The Timaru Herald

G7: West’s soft diplomacy plan to challenge China

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Britain and America vowed to challenge China’s growing dominance on the world stage yesterday as UK prime minister Boris Johnson declared: ‘‘The West is back.’’

The heads of the world’s leading democracie­s announced a global infrastruc­ture plan to give developing countries an alternativ­e to doing business with the autocratic regime in Beijing. Under the ‘‘build back better for the world’’ plan, the richest democracie­s will offer financing for infrastruc­ture, from railways in Africa to wind farms in Asia. The approach is intended to give developing countries faster access to money and ‘‘turbocharg­e green growth’’, accelerati­ng a global shift to renewable energy.

The World Health Organisati­on also used the summit to pile pressure on China over claims that the coronaviru­s emerged from a laboratory in Wuhan. Dr Tedros Adhanom Ghebreyesu­s, its director-general, said that 3.75 million people had died worldwide. ‘‘We need transparen­cy. The respect those people deserve is knowing what the origin of the virus is.’’

The infrastruc­ture scheme is being billed as a rival to the Belt and Road initiative launched by President Xi Jinping in 2013 to spread China’s influence. More than 100 countries have signed agreements with China to cooperate on projects such as railways, ports and roads. Critics say that the deals often involve Beijing lending money that borrowers cannot afford to repay, giving China part-ownership of strategic assets in Asia and Africa. Other projects have led to claims of environmen­tal damage and poor safety standards have led to the deaths of workers.

The new plan has been dubbed ‘‘greenbelt and road’’ in Downing Street.

Prime Minister Boris Johnson said: ‘‘We have a responsibi­lity to help developing countries reap the benefits of clean growth through a fair and transparen­t system. The G7 has an unpreceden­ted opportunit­y to drive a global green industrial revolution, with the potential to transform the way we live.’’

His spokesman said that the plan was ‘‘designed to ensure developing countries have a choice in finding support from fairminded countries in line with democratic principles’’. An American official said that the West had previously failed to offer a positive alternativ­e to the ‘‘coercive approach’’ of Beijing. ‘‘This is not just about confrontin­g or taking on China,’’ the official said. ‘‘Until now we haven’t offered a positive alternativ­e that reflects our values, our standards, and our way of doing business.’’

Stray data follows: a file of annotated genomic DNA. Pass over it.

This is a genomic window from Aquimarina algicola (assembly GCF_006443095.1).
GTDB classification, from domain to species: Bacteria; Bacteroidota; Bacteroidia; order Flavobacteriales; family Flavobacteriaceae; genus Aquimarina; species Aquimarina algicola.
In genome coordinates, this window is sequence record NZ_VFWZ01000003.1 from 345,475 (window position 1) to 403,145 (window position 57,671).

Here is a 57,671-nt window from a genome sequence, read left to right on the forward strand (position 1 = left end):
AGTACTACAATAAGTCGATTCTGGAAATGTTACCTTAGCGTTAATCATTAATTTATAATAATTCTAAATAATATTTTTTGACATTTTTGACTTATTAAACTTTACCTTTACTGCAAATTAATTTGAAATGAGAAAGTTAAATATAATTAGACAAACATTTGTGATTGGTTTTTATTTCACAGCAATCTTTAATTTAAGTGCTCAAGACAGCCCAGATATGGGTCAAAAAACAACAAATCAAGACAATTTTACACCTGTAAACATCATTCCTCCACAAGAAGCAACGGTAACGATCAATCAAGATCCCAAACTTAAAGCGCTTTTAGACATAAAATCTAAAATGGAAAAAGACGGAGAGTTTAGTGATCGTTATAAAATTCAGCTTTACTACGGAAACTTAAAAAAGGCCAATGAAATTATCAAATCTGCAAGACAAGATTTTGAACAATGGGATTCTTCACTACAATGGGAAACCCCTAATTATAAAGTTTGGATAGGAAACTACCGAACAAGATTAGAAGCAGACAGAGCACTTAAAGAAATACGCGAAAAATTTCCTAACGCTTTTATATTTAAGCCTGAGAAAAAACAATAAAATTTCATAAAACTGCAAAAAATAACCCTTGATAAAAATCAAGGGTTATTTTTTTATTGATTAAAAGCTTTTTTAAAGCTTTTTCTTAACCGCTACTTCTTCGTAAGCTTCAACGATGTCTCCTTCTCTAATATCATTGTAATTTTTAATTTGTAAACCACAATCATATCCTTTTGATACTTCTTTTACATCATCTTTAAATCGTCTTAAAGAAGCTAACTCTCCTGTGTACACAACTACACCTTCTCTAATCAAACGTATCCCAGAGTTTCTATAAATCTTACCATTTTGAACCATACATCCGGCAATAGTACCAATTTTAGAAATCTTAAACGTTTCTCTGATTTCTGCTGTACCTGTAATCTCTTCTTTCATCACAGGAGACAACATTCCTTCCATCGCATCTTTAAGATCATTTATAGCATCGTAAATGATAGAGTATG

In March President Joe Biden and Johnson discussed developing an infrastruc­ture scheme to rival China’s. Biden has also pushed for a tougher line on China’s treatment of the Uyghur Muslim minority.

World leaders used a summit session on foreign policy to agree a joint position on how to combat both China and Russia.

White House staff said the US would push the other G7 leaders for ‘‘concrete action on forced labour’’ in China and to include criticism of Beijing in their final communique. But draft versions were said to be ‘‘tepid’’ after France, Germany, Japan and Italy resisted.

Johnson also launched the UK’s Blue Planet Fund from the G7 summit’s ocean-side setting in Cornwall. The £500 million (NZ$990 million) fund will support countries including Ghana, Indonesia and Pacific island states to help tackle unsustaina­ble fishing, reduce marine pollution and protect and restore coastal ecosystems such as mangroves and coral reefs.

– Sunday Times

 ?? AP ?? Climate activists from Oxfam wear giant heads depicting the leaders of the G7 as they participat­e in an action on Swanpool Beach in Falmouth, Cornwall.
AP Climate activists from Oxfam wear giant heads depicting the leaders of the G7 as they participat­e in an action on Swanpool Beach in Falmouth, Cornwall.

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